Category Archives: Posts

It pays to address landfill liability management comprehensively — potentially in the millions

It’s a natural tendency to avoid the unpleasant. Landfill environmental liability can be unpleasant, so naturally many companies ignore it. Companies often ignore environmental liability until they no longer can, typically when there is a triggering event such as a notice of non-compliance from an environmental regulatory authority or a notice of potential responsibility from a law firm.

Companies that have been ignoring the liability then go from avoidance to reactionary mode. This reactionary approach to environmental liability management often includes more avoidance and delays at each step along the road to compliance.

The unfortunate part is that this reactionary approach has built-in inefficiencies that translate to significantly higher total remediation costs, and greater contamination and liability risk. Furthermore, the “avoid, react, and delay” approach that is so commonplace in landfill liability management results in higher legal fees, engineering and management expenses, as well as lost opportunity costs.

Reactionary liability management doesn’t happen because the parties involved are incompetent or irresponsible: it happens because most companies aren’t aware that there’s an alternative.

They aren’t aware that instead of asking:
“How can we avoid or at least delay these expenses?” they can ask:

“How quickly can we get this liability off our books?” and
“How can we create value while we do that?”

They aren’t aware that instead of asking:
“How long will it take and how much will it cost to meet each of the Subtitle D compliance requirements for assessment, remediation, and 30-years of maintenance and monitoring?” they can ask:

“How long will it take and how much will it cost before we have achieved a sustainable state of remediation where no contamination is being generated and no ongoing capital input is required to maintain that condition perpetually?”

They aren’t aware that instead of asking:
“What step happens next, and who do we need to pay to do that?” they can ask:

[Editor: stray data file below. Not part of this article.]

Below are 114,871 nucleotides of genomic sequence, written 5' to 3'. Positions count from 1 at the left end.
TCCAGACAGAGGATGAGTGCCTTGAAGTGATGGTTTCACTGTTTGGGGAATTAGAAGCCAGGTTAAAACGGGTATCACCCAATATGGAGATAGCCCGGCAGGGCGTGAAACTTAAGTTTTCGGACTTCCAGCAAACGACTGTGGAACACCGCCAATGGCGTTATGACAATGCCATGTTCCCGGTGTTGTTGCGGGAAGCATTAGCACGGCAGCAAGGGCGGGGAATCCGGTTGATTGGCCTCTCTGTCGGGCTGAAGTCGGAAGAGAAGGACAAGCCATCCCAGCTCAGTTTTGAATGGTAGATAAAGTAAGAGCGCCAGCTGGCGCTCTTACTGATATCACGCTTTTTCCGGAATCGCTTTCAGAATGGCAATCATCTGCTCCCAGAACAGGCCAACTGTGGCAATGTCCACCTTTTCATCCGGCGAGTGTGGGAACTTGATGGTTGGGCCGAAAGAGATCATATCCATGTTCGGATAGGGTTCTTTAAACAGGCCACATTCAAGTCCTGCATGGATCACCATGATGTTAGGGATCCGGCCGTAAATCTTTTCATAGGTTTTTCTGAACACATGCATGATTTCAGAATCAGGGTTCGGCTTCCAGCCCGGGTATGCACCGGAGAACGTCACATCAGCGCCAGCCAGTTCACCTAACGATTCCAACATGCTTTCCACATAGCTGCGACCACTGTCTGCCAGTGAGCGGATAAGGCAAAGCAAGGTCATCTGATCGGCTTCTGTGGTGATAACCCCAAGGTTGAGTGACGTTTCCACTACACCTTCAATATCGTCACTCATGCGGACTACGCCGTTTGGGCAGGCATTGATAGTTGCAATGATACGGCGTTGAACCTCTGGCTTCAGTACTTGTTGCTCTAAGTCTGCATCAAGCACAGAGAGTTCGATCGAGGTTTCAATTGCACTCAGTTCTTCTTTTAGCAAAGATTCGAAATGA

“What is the reuse opportunity at this site once remediation is complete, and how do we get there?”

To help landfill owners and Potentially Responsible Parties ask the right questions, Cover Technologies is making available a new white paper focused on the cost/revenue implications of a comprehensive remediation approach. Titled A New Model: End-to-end Landfill Remediation Management, the paper describes the factors that should be influencing decision-makers and illustrates new ways of looking at them.

Email me today to request a copy, or call our offices at 877-587-9433 to learn more. The requirements of effective landfill remediation don’t have to be avoided, because with a proactive approach, those obstacles can be opportunities.

Landfill post-closure maintenance liability: the million-dollar lawnmower

Can you imagine spending a million dollars on a lawn mower? Unfortunately, many responsible parties are doing just that — practically speaking — because, during the landfill cap design process, proper consideration was not given to the cost of the long-term post-closure maintenance requirements of the vegetative support layer.

The primary purpose of the vegetation layer is to protect the underlying drainage & low permeability cap layers. Those layers divert clean rainwater away from the landfill waste, thereby reducing pollution, potential environmental impacts, and environmental liability. Planting of a non-native, cool weather grass is a quick and easy way to stabilize a newly capped landfill. However, these quick growing grass vegetative support layers are proving to be expensive to maintain and not effective in providing long-term protection of the landfill cap system.